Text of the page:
Key rates may end up higher than expected

Mar 8, 2023
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The week began with the publication of positive economic figures around the world. In the ...

The week began with the publication of positive economic figures around the world. In the UK, the private sector returned to growth in February for the first time in six months. The composite PMI for the eurozone also increased, while the US index finally stabilised after seven months of contraction. In Switzerland, inflation rose more than expected in February. Prices increased by +0.7% over one month, resulting in a rise in the annual base of +3.4%. Unemployment continued to fall in our country (-0.1%), reaching 2.1 per cent in February. The next SNB meeting will be held on 23 March and a further 0.50% rate hike is expected.

But the main highlight of the last few days has, as often, come from the United States. On Tuesday, the Chairman of the Federal Reserve said before the US Congress that interest rates are likely to rise more than expected as the central bank strives to reduce inflation, which remains obstinately well above its 2% target. ‘The latest economic data have come in stronger than expected, which suggests that the ultimate level of interest rates is likely to be higher than previously anticipated’ he said before the Senate Banking Committee. Before that, he had stated that ‘although inflation has been moderating in recent months, the process of getting inflation back down to 2 percent has a long way to go and is likely to be bumpy’. The latest report on the consumer price index published last month showed that prices increased by 6.4% compared to the previous year in January. Admittedly, this represents a slowdown compared to the record rate of 9.1% last summer, but this remains far too high. At its December meeting, the Fed expected interest rates to rise within a range of 5% to 5.25% this year, but Mr Powell’s comments now suggest that rates may need to rise above this level. The Fed’s benchmark interest rate is currently within a range of 4.5% to 4.75%. Jerome Powell added that Fed members would continue to make decisions during the meetings and although he acknowledged that the FOMC had slowed down the pace of its rate hikes, he did not mention whether future rate hikes would continue at the same pace or not. While the market was making an upcoming rate hike of a quarter-point, the base scenario is now expecting an increase of half a per cent.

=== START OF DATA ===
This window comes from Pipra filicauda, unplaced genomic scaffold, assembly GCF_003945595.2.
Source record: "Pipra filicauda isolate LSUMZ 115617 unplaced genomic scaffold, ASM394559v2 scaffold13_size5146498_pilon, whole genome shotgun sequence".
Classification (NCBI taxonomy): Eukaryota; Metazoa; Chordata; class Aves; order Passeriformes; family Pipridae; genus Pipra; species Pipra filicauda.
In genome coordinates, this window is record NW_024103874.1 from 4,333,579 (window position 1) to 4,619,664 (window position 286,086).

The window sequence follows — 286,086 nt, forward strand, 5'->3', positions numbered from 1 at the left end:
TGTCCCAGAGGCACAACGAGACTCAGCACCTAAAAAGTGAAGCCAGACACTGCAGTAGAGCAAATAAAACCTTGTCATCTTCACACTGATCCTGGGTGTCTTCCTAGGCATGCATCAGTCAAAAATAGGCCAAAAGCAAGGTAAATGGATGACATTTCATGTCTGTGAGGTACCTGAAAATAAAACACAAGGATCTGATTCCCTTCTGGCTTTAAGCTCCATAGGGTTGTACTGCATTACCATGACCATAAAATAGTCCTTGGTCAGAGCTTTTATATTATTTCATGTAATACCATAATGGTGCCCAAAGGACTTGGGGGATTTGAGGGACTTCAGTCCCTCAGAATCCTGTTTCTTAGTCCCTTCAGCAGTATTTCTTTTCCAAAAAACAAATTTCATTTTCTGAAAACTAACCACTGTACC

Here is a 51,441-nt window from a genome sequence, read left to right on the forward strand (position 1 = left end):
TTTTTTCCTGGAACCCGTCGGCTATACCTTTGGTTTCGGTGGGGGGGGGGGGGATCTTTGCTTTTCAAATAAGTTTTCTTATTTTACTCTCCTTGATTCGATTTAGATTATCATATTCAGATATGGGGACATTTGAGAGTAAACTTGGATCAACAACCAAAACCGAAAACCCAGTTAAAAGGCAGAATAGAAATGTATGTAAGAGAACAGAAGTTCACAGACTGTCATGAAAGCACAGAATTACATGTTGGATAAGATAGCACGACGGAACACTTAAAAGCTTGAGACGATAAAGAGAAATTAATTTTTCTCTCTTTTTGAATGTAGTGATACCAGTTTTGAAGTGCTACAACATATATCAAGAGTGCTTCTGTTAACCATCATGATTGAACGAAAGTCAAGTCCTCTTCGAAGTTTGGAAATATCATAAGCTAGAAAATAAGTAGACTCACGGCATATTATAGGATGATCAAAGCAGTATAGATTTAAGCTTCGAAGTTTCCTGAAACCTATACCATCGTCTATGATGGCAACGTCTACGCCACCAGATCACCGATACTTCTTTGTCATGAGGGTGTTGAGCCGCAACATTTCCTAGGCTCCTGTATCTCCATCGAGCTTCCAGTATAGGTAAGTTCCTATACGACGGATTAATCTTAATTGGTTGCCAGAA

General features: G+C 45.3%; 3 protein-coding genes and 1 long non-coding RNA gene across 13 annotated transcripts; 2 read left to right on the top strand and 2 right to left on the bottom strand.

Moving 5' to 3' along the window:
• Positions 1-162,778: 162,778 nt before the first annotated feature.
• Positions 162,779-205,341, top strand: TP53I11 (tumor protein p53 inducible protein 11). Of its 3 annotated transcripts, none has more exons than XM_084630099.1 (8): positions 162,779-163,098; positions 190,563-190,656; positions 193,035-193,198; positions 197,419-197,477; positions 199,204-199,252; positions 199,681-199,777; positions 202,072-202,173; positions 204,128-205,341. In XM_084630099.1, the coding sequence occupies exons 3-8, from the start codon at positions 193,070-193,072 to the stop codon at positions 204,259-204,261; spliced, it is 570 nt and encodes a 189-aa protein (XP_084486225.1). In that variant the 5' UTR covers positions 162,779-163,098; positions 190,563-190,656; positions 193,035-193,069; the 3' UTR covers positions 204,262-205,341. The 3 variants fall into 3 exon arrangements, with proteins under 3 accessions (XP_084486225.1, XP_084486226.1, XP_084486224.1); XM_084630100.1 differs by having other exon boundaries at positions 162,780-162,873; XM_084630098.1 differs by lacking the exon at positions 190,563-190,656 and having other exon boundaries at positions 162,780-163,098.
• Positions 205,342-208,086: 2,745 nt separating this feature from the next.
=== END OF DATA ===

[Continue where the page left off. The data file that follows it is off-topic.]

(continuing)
After this newly hawkish statement by Mr Powell, global stock markets swung into the red and the dollar strengthened sharply. The euro-dollar lost 100 basis points between the beginning of the speech and the end of the day. The pound sterling fell sharply to well below the 1.19 threshold. WTI crude oil prices fell 4%, the worst performer in the day in 2 months. The price of gas also fell sharply: the TTT, the European reference listed in Amsterdam, reached its lowest level since August 2021. On Wednesday morning, it traded just above $50 against $350 (seven times more!) at its summit last summer. Precious metals also declined in the face of the strength of the greenback. While the ounce of gold was worth $1,950 in early February, it was worth only $1,813 on Wednesday morning. On the bond market, the US two-year debt rate surged and fell above 5% to its highest level since 2007. The US ten-year loan rate also tightened by temporarily returning above 4%. But the spread between the 2-year and 10-year rates nevertheless widened. The reversal of the yield curve is a phenomenon that is often considered a herald of economic recession.